John Torres, Susan Burt and Will Toler at Merriman Park Elementary

Volunteers from organizations around District 10 fanned out into Lake Highlands area schools Thursday to take over principals’ offices, and they learned a big lesson – serving as Principal for a Day is tougher than it looks.

“Oh, this is harder than anything I do all day,” admitted John Torres, senior vice-president at CitiBank and community service director for the Exchange Club of Lake Highlands. Torres and fellow Exchange Club member Will Toler split leadership duties at Merriman Park Elementary.

“As a community partner, it’s great to see how we can supplement schools like Merriman Park. It’s not always just about writing a check. It’s also about leveraging our partnerships with different organizations around the city.”

“This is such a fantastic school, but we still have needs,” said MPE Principal Susan Burt. “We want to build relationships with the community and have them come in and see the amazing things happening inside.”

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RISD has a secure double-buzz entry system, but Burt said she wants parents and other stakeholders to feel comfortable at the school.

“It’s my goal to make the community feel welcome. We have very strict security guidelines that we adhere to, and people understand that as long as we communicate.”

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Burt and many of her fellow RISD principals and teachers are prolific tweeters, sharing achievements of students and teachers through Twitter using hashtags like #imapanther, #FLALeads and #risdconnects.

“The Principal for a Day program gives community members a chance to see life through the lens of a teacher and through the students’ perspective,” said Katrina Collins, principal at Skyview Elementary. “They also see who I am and what makes me tick.  A leader can drive a building’s culture. Hopefully there’s evidence of positive climate and positive conversations, because my teachers go so far to discipline with dignity. The kids have so many things going on these days, but we can be centered in all that we do.”

Skyview is one of RISD’s most diverse campuses, with more than 40 languages spoken in homes and students arriving as refugees from Syria, Iraq, Burma and other war-torn countries.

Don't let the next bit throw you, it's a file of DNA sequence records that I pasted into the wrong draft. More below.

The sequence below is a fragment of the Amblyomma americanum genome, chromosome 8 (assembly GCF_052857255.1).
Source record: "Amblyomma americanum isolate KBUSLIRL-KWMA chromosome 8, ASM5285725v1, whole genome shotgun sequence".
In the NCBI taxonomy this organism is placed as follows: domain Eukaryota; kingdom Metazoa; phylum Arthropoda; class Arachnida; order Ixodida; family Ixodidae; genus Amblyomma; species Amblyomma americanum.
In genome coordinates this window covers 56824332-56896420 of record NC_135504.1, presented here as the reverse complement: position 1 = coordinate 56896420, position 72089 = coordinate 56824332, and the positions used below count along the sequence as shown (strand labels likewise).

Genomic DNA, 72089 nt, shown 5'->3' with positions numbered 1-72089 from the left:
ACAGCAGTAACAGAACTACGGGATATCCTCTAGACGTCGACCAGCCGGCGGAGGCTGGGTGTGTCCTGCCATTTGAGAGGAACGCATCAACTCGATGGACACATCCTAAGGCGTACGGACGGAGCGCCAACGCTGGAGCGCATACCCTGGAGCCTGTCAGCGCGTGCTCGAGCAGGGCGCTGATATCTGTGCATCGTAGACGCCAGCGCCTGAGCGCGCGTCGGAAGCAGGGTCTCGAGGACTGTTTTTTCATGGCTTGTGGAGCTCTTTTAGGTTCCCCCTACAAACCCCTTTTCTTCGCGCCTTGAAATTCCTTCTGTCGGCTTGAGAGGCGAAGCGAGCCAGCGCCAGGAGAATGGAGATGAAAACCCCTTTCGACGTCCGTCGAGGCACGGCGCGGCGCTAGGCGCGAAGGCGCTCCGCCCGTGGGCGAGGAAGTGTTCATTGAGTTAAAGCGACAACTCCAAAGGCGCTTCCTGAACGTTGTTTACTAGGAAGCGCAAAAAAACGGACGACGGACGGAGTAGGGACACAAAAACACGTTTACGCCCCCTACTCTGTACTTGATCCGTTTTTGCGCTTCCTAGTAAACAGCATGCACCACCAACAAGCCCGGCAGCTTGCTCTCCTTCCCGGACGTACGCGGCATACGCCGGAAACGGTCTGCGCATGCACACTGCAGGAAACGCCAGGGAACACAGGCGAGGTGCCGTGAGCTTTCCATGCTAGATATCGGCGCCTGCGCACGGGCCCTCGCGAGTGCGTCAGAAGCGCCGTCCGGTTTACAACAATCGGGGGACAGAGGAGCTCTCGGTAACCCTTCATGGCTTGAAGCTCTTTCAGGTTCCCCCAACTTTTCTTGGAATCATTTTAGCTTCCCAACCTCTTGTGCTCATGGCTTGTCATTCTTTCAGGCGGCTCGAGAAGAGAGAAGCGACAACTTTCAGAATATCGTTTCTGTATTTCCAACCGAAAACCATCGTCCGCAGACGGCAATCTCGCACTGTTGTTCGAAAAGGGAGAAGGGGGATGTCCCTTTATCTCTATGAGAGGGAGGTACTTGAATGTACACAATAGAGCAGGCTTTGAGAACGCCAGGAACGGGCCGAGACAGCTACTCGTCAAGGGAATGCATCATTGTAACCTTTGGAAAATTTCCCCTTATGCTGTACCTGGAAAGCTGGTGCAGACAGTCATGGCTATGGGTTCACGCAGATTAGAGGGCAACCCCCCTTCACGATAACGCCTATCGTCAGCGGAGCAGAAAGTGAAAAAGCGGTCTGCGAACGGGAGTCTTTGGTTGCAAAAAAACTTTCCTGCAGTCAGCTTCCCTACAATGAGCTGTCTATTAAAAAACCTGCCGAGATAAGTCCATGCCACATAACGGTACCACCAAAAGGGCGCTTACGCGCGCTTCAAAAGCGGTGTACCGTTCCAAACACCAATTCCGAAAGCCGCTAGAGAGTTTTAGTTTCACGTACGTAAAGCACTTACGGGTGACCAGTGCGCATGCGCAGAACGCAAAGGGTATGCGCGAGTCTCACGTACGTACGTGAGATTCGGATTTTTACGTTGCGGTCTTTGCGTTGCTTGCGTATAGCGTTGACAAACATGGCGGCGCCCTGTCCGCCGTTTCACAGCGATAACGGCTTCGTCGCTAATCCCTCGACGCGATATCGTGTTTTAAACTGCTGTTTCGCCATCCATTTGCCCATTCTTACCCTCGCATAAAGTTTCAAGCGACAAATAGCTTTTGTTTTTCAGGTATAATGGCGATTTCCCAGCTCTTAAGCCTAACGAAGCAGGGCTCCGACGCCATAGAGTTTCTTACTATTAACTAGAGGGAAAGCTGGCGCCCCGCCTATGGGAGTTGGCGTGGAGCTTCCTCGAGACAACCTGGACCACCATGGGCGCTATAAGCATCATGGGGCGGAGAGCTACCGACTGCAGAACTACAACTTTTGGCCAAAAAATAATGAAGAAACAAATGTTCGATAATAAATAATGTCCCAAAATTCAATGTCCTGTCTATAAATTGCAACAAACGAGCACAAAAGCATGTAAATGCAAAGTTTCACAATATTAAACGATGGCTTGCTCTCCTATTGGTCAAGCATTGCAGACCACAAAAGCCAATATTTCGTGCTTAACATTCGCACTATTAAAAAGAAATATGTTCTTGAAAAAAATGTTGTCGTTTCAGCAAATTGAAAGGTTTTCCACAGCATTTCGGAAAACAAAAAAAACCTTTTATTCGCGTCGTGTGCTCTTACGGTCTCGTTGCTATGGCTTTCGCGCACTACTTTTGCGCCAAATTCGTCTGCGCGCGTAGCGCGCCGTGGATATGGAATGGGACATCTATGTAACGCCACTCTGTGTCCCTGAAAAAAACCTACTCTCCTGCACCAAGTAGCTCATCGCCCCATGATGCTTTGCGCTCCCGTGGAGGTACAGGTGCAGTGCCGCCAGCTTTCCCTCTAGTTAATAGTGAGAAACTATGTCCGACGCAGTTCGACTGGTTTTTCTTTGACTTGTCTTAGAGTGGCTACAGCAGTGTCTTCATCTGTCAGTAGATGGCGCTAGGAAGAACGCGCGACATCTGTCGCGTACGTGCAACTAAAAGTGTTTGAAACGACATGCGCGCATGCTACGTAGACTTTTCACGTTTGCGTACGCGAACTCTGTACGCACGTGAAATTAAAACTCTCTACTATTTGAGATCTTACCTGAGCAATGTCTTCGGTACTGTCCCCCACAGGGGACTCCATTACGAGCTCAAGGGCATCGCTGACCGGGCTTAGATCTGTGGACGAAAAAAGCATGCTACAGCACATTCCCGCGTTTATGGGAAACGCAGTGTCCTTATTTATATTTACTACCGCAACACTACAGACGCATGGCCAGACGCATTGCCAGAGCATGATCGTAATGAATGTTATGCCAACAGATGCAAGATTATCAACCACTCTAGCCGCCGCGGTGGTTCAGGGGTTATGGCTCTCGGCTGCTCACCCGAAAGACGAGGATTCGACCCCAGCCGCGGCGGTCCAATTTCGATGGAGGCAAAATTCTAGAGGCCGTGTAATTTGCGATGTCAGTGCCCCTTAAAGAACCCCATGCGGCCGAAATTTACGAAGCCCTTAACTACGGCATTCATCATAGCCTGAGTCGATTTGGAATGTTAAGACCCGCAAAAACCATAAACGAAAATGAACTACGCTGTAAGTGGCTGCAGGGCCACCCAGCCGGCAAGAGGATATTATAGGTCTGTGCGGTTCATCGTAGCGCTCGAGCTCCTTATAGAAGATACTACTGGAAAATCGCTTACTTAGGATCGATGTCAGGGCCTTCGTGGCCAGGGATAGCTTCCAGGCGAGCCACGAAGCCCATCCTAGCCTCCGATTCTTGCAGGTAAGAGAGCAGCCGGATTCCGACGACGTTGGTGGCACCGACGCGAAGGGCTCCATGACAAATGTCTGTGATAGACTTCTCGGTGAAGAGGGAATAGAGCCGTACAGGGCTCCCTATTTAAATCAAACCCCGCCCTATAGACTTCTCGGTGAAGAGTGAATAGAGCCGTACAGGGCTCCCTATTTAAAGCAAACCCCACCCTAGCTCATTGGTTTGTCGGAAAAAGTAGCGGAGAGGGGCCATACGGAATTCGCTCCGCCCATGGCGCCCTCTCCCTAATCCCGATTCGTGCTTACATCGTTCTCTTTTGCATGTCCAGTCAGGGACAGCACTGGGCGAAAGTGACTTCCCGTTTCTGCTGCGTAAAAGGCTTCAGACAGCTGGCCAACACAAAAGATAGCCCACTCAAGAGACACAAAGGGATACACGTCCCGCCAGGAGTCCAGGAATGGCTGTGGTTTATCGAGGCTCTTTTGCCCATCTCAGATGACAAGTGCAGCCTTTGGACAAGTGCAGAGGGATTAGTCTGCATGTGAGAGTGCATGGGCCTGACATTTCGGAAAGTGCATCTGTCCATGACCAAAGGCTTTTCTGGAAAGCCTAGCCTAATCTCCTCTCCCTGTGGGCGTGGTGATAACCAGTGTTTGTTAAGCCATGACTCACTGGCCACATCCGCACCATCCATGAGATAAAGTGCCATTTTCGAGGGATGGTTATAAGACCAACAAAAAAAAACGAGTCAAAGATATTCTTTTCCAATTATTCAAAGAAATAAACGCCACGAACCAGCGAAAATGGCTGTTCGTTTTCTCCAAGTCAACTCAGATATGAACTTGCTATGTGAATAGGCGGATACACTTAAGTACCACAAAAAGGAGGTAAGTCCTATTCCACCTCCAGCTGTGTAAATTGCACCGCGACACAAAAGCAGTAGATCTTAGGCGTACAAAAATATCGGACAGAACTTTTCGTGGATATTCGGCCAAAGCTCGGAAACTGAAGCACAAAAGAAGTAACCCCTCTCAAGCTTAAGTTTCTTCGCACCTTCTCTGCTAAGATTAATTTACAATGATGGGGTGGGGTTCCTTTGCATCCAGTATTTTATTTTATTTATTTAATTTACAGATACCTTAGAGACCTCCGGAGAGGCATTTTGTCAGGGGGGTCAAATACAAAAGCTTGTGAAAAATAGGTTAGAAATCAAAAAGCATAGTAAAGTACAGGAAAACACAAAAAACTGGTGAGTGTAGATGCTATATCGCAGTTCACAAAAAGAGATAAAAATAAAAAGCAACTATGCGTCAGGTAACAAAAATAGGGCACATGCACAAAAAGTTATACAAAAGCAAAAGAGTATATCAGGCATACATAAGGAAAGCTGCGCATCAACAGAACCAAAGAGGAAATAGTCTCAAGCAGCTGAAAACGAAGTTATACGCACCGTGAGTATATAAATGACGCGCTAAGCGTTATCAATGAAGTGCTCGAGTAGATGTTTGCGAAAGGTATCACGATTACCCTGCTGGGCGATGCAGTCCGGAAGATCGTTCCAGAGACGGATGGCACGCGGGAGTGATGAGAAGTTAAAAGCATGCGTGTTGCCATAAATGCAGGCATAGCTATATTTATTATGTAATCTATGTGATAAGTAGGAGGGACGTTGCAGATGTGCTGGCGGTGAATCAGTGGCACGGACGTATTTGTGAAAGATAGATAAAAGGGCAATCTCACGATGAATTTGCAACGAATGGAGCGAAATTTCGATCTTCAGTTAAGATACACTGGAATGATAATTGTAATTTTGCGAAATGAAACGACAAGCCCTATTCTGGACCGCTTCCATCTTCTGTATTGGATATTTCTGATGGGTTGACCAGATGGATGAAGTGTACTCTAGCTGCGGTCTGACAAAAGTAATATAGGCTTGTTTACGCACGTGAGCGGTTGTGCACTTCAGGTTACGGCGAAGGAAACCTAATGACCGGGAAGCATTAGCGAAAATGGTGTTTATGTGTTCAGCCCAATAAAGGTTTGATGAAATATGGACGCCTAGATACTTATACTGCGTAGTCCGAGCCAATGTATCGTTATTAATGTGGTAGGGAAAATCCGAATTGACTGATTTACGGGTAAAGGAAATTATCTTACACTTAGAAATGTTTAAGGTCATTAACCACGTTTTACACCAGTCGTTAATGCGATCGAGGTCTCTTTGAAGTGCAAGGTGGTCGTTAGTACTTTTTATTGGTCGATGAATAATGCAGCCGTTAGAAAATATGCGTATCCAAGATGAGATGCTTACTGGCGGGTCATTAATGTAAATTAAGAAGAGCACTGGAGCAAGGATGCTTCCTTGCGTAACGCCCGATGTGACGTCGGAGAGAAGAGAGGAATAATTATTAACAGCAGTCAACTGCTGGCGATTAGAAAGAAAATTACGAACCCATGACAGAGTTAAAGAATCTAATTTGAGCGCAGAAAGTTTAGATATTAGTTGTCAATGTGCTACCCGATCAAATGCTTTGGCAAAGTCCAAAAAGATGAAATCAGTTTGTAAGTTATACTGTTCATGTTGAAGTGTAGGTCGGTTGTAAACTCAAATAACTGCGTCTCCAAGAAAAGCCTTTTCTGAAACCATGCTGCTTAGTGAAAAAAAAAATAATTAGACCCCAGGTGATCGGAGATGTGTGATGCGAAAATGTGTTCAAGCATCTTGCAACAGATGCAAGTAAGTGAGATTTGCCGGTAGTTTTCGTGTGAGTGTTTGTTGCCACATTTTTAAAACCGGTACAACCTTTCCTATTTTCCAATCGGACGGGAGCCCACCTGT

“When they hear the fire alarm, they run and it takes a long time to find them,” Collins told me. “We find them in crevices and hiding places. They think a bomb is coming.”

Sylvia Bodell, owner of Bodell Communications and assistant at the Lake Highlands Public Improvement District, shadowed Collins at Skyview, and she admitted keeping up with the energetic principal and her teachers was a challenge.

“I’m incredibly encouraged, because these teachers aren’t just here to get a paycheck. They have a love for everyone who comes through that door.”

Also volunteering as Principals for a Day were Elizabeth Widfeldt (Children’s Heath), Rob DeHaas (Dallas Teacher Residency), Noah Bunn (Arc Content + Communication), Breon Dennis (Frisco Rough Riders), Officer Torres (LHHS SRO), Debora Lugo (Asst. Principal Intern), Daniel Crisler (Trinity Athletics), Paul DeRousselle (Community Prosecutor), Nakia Douglas (UNT Dallas), Lynn Davenport (Community Activist), Kathy Stewart (LH PID), Drexell Owusu (Dallas Regional Chamber), Pam Gerber (City of Dallas Commissioner) and Stedman Valentine (City of Dallas).

Katrina Collins and Sylvia Bodell at Skyview Elementary

Students at Forest Lane Academy received dental sealants, courtesy of Texas A&M

Dr. Stephen Crane with Lariza Liner, Elizabeth Widtfeldt and students at FLA

Carrie Breedlove and Nakia Douglas at LHJH

Officer Torres and Charmaine Curtis at TME

Noah Bunn, Phillip Henderson and Stedman Valentine at Moss Haven

Emily Gruninger and Ron DeHaas at LHE

Debora Lugo and Frank Patranella at Wallace

Kerri Jones and Paul DeRousselle at FMJH